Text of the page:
Okumkpa (Theatre Mask)

Ibibio

By: Adenike Cosgrove Tagged:

Description

Found in Southeastern Igboland, primarily in Afikpo towns, ibibio (meaning 'beautiful woman') masks are worn by adult men of the Mmwo (or Mma) secret society. Ibibio masks are danced annually by masqueraded men during Okumkpa ceremonies to celebrate the end of the dry season and to satirise the lives of villagers. Masqueraders wear ibibio masks to represent adult women.

They are also used during Njenji ceremonies which usher in the start of the annual festival season in Igboland. The ceremony is also an opportunity for young initiates to demonstrate their ability to convince other villages to partake in festivities; it is a sign of their maturity and negotiation skills. When used in Njenji festivals, boys and young men usually don the coloured variety of ibibio masks.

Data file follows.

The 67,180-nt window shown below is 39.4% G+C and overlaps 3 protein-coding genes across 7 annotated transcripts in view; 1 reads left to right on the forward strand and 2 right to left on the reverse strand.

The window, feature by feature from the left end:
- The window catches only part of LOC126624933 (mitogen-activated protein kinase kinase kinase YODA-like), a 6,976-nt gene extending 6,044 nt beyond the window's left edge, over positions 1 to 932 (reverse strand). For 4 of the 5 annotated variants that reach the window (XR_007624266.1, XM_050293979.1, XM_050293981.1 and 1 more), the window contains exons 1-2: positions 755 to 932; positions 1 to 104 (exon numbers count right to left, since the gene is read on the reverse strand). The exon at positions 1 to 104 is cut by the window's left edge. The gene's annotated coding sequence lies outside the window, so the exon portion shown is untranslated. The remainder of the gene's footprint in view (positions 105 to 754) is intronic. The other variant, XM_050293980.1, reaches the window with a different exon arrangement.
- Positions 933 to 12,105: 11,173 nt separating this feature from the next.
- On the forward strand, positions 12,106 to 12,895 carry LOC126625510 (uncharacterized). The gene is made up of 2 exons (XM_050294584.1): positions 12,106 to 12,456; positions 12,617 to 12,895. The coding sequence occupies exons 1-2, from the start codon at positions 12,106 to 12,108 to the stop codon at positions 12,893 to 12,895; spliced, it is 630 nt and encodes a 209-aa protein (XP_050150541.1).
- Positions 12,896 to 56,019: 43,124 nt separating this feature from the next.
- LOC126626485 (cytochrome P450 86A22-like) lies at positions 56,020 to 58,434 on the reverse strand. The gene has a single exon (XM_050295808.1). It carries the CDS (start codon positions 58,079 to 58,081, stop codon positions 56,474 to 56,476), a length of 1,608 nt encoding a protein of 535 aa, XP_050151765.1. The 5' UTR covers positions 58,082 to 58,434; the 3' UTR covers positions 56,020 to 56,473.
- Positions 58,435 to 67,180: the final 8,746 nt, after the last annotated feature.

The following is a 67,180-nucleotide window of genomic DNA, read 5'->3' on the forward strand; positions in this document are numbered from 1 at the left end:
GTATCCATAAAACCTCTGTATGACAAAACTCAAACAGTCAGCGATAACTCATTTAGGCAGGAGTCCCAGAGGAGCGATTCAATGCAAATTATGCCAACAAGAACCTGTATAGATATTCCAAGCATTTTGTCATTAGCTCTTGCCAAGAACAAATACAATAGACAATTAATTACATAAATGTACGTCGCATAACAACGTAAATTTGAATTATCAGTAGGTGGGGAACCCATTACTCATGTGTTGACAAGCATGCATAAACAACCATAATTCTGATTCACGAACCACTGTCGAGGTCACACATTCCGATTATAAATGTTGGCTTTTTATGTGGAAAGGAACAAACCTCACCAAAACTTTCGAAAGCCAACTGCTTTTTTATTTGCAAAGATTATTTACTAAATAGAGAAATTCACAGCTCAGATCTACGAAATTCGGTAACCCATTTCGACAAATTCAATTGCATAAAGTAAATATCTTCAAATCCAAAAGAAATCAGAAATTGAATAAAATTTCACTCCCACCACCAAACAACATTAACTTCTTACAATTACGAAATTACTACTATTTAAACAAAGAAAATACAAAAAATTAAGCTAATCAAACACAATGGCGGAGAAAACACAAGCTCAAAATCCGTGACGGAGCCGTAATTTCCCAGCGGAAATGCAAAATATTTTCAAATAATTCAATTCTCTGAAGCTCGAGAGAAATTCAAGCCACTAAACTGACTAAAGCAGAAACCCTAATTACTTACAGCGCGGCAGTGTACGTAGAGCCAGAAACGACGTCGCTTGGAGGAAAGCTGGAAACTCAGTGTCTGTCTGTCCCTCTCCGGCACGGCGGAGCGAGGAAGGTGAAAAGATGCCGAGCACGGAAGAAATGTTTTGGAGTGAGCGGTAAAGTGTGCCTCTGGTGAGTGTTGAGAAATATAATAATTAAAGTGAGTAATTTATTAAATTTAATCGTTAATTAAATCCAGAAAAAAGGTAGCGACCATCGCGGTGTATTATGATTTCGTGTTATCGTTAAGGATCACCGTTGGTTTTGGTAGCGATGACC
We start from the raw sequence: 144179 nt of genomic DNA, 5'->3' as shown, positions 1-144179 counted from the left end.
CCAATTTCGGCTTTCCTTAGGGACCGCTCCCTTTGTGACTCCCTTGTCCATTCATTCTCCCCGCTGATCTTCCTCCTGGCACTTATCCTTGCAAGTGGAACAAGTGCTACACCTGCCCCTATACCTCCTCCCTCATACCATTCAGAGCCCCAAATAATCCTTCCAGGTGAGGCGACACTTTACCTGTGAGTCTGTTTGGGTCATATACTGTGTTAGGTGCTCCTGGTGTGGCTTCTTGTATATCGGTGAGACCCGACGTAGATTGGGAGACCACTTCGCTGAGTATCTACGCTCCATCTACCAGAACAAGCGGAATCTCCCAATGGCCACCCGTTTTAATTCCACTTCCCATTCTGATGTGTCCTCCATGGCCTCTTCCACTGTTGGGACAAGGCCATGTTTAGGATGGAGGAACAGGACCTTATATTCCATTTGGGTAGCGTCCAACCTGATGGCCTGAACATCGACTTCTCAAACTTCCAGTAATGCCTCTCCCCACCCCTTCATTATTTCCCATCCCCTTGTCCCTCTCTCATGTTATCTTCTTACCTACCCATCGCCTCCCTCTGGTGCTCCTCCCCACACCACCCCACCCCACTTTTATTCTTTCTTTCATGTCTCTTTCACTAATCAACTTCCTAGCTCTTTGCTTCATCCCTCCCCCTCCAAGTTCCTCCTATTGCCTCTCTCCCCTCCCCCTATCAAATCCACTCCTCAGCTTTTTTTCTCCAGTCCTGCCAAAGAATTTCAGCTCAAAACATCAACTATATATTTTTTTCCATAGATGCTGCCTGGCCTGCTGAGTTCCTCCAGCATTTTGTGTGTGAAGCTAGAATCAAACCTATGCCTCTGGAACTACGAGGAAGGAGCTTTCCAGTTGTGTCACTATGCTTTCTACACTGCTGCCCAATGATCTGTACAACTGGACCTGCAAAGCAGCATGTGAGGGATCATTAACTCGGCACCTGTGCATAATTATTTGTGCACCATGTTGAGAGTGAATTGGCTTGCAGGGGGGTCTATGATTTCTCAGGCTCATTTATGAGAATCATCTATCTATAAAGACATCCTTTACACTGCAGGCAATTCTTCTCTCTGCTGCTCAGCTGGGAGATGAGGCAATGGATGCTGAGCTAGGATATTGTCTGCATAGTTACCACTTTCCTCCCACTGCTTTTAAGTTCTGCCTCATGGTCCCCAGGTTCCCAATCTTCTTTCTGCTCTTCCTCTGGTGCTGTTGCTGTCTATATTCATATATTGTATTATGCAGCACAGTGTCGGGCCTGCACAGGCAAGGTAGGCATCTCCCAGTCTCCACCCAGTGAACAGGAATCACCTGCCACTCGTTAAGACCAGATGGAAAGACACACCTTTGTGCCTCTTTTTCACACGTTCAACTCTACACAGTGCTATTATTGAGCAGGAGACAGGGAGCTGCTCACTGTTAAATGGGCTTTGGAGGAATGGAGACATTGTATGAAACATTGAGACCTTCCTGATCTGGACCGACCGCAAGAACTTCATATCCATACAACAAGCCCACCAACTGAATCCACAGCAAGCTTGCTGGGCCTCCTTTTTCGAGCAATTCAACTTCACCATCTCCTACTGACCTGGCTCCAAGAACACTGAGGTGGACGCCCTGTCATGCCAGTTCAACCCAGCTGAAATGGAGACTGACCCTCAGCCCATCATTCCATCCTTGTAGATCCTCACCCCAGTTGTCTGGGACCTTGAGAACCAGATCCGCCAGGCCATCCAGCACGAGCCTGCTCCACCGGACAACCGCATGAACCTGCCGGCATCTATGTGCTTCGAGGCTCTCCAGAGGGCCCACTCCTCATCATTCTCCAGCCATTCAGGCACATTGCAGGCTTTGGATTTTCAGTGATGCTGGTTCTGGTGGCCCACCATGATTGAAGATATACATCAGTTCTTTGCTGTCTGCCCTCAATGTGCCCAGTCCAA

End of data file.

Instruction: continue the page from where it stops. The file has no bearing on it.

Distinguishing Features

  • Made of light wood (okwe)
  • Black coiffure on top of head
    • Hairstyle formed of rounded buns
    • White lines painted on hair parts
    • Some masks have twisted strands of hair coming down in front of ears
  • Broad and round face head
  • Face painted a single colour
    • White, pink, orange, red or violet are common
  • Black eyebrows
  • Oval eyes
    • Eyes outlined black
  • Projected ears (only Afikpo mask to have ears)
    • Painted in camwood or orange
  • Large nose
    • Nostrils painted black
  • No tear marks on cheeks


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